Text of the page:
TAMPERATURE BASED FAN SPEED CONTROLLER
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05-10-2010, 12:37 PM



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TAMPERATURE BASED FAN SPEED CONTROLLER

INTRODUCTION


Embedded systems are finding increasing application not only in domestic applications but also in areas of industrial automation, automobiles, power electronics, defence and space equipments. Micro controllers are the basic building blocks for many embedded systems. In spite of revolutionary advances in the field of electronics, micro controllers play a major role in the design of embedded control systems during the past two decades. They are available in 8-bit, 16-bit and 32-bit versions and are manufactured by a number of leading companies like Intel, Motorola, Philips, Hitachi, Atmen, Microchip, Dallas, Siemens etc., . They are available in the market with various configurations for different applications.


1 How the data is collected?

Sensors are used to input the data into the data-logging equipment. Almost any physical property can be measured with the correct sensor. The data logger collects the data at regular intervals (the logging interval) for a set length of time (the logging period).There are two categories of sensors: Digital sensors - these are either on or off i.e. a light gate sensing something breaking a light beam. Such sensors can often be connected directly to a computer as the data output is already digital Analog sensors - these measure some physical quantity by converting it into a voltage. The voltage signal is then converted into digital form by an interface and either stored or transferred directly to a computer. The vast majority of sensors are of this type.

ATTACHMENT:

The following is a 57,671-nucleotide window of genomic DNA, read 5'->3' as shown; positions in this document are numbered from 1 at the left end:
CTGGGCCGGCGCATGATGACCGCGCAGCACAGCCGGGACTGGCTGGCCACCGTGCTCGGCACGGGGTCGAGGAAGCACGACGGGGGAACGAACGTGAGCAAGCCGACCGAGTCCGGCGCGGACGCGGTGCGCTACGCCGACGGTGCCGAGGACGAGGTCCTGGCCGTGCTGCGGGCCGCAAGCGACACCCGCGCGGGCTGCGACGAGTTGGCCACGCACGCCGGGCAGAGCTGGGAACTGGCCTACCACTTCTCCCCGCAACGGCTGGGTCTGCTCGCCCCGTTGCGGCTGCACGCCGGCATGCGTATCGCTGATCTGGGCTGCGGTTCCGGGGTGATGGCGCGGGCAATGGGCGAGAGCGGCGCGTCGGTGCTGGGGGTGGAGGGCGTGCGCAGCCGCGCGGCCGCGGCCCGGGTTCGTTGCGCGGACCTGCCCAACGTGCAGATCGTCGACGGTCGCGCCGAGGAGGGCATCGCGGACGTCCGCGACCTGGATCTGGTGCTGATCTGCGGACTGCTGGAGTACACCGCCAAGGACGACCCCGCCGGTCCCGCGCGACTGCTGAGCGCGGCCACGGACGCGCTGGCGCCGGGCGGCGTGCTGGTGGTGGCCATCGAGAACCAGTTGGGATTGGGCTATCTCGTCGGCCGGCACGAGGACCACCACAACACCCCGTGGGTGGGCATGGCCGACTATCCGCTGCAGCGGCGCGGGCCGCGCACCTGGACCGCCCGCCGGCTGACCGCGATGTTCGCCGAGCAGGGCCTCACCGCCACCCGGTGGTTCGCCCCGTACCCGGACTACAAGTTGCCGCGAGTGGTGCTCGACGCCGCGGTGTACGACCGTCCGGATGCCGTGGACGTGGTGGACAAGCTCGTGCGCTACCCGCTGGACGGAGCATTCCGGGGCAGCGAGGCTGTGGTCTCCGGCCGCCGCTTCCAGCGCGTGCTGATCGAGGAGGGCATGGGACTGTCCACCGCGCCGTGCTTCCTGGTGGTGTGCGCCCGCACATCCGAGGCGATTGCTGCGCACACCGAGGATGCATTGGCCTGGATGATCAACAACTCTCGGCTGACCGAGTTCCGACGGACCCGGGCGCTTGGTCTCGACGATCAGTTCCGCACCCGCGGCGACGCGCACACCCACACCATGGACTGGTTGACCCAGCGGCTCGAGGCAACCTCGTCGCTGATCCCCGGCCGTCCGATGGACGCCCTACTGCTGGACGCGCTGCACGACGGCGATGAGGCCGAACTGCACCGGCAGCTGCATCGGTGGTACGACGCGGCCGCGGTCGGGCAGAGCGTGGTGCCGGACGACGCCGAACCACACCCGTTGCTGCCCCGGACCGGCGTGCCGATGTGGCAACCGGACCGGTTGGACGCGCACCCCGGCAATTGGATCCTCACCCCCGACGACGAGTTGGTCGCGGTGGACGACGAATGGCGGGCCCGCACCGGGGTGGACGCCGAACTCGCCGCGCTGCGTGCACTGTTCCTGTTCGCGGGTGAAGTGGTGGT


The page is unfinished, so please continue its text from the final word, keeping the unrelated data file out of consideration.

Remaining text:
1.2 How the data is stored?

The data that is logged is usually stored in RAM memory or on some form of backing storage as it is collected .Some data-logging equipment is designed to be linked directly to a computer (this could be a wireless link). This would be suitable if an experiment is taking place in the laboratory for example .If you wanted to record data out in the field then battery powered data-logging equipment would be needed that could measure and store the data until the unit is collected. The equipment would then be connected to a computer so the data can be down-loaded. This data collection could still be done out in the field if a portable computer was used to collect the data. 1.3 How the data can be displayed? Once downloaded to a computer, the different types of data and are display it more clearly by the hyper terminal.
2.1 INTRODUCTION TO EMBEDDED SYSTEM

2.1.1 EMBEDDED SYSTEM